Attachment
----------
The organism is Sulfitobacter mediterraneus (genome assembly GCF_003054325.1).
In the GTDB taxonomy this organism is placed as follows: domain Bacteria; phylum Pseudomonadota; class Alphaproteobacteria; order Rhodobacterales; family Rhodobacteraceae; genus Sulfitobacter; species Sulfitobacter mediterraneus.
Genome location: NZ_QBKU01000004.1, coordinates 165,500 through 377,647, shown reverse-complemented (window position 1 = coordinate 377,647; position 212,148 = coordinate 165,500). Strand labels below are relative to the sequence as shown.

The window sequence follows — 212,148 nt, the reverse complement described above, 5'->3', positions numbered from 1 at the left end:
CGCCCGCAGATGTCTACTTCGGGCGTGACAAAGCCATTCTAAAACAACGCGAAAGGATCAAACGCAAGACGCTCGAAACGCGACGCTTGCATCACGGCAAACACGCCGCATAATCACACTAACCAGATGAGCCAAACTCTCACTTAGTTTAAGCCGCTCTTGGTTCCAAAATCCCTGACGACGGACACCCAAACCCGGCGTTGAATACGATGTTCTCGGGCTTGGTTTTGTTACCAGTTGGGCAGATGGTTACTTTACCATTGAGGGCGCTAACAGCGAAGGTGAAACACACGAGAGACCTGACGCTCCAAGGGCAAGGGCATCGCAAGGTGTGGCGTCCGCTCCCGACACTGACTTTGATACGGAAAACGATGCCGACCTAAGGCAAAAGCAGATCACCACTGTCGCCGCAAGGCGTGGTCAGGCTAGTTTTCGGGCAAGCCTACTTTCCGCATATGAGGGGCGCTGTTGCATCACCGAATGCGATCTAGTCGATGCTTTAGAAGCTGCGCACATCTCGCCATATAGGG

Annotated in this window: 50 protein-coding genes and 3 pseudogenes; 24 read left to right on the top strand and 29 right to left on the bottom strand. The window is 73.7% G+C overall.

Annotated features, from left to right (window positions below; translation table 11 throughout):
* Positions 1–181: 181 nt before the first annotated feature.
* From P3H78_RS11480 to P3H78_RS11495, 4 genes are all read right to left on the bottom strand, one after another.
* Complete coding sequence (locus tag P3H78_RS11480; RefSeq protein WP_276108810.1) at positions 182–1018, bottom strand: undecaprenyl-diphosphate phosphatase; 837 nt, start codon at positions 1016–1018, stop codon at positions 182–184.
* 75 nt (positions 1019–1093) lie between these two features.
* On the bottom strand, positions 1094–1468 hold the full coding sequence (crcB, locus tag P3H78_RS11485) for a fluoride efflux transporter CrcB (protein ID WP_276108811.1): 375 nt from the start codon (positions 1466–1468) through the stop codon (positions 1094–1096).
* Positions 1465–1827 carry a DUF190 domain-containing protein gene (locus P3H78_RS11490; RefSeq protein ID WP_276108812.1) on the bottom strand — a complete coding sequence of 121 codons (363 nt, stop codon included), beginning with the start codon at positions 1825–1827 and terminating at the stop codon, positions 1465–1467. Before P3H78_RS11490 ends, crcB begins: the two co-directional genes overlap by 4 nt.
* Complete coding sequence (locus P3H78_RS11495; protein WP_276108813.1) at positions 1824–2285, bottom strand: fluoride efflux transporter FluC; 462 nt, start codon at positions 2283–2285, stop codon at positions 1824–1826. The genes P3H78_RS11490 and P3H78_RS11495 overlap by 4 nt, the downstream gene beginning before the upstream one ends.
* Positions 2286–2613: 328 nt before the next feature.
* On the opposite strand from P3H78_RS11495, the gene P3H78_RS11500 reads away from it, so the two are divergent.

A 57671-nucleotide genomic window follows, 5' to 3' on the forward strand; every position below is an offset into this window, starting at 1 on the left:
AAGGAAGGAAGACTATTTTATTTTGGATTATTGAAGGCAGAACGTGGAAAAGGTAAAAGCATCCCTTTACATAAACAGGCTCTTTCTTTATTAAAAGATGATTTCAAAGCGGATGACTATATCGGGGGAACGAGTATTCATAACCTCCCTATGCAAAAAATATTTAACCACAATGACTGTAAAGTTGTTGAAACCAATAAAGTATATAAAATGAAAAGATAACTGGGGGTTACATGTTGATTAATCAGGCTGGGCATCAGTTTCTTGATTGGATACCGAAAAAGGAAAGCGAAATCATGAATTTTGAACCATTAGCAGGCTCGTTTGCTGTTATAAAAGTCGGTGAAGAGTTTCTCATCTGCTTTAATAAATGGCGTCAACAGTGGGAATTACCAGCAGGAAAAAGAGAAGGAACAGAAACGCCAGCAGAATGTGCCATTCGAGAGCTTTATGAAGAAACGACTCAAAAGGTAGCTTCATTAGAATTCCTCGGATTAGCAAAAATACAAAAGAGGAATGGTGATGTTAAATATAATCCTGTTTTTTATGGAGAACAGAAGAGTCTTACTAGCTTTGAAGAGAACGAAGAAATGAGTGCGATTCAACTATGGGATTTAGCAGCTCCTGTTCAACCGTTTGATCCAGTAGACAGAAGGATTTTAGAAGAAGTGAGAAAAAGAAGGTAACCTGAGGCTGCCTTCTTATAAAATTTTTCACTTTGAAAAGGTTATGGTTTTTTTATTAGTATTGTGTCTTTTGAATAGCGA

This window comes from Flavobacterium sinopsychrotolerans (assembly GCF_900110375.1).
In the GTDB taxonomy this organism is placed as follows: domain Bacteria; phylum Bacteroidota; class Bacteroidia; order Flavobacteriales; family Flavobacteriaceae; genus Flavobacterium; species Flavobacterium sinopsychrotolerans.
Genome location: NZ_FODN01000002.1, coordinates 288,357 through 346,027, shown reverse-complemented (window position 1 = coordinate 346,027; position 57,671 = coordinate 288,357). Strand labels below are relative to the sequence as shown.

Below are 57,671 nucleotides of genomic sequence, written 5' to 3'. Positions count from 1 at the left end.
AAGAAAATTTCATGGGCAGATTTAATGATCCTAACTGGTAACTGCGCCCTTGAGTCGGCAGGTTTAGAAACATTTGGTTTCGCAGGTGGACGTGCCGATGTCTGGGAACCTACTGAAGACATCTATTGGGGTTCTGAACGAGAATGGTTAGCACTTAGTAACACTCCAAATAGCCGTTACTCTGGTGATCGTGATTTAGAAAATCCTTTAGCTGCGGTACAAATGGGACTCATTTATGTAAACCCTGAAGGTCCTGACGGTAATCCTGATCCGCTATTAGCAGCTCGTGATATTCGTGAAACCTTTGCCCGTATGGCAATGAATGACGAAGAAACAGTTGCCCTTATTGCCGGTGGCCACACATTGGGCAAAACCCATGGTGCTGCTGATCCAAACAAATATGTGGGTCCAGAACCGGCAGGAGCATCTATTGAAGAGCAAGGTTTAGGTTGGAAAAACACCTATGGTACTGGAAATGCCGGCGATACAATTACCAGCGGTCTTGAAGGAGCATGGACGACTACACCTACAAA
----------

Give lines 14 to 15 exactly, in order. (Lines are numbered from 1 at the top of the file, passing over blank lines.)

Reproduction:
* Complete coding sequence (locus P3H78_RS11495; protein WP_276108813.1) at positions 1824–2285, bottom strand: fluoride efflux transporter FluC; 462 nt, start codon at positions 2283–2285, stop codon at positions 1824–1826. The genes P3H78_RS11490 and P3H78_RS11495 overlap by 4 nt, the downstream gene beginning before the upstream one ends.
* Positions 2286–2613: 328 nt before the next feature.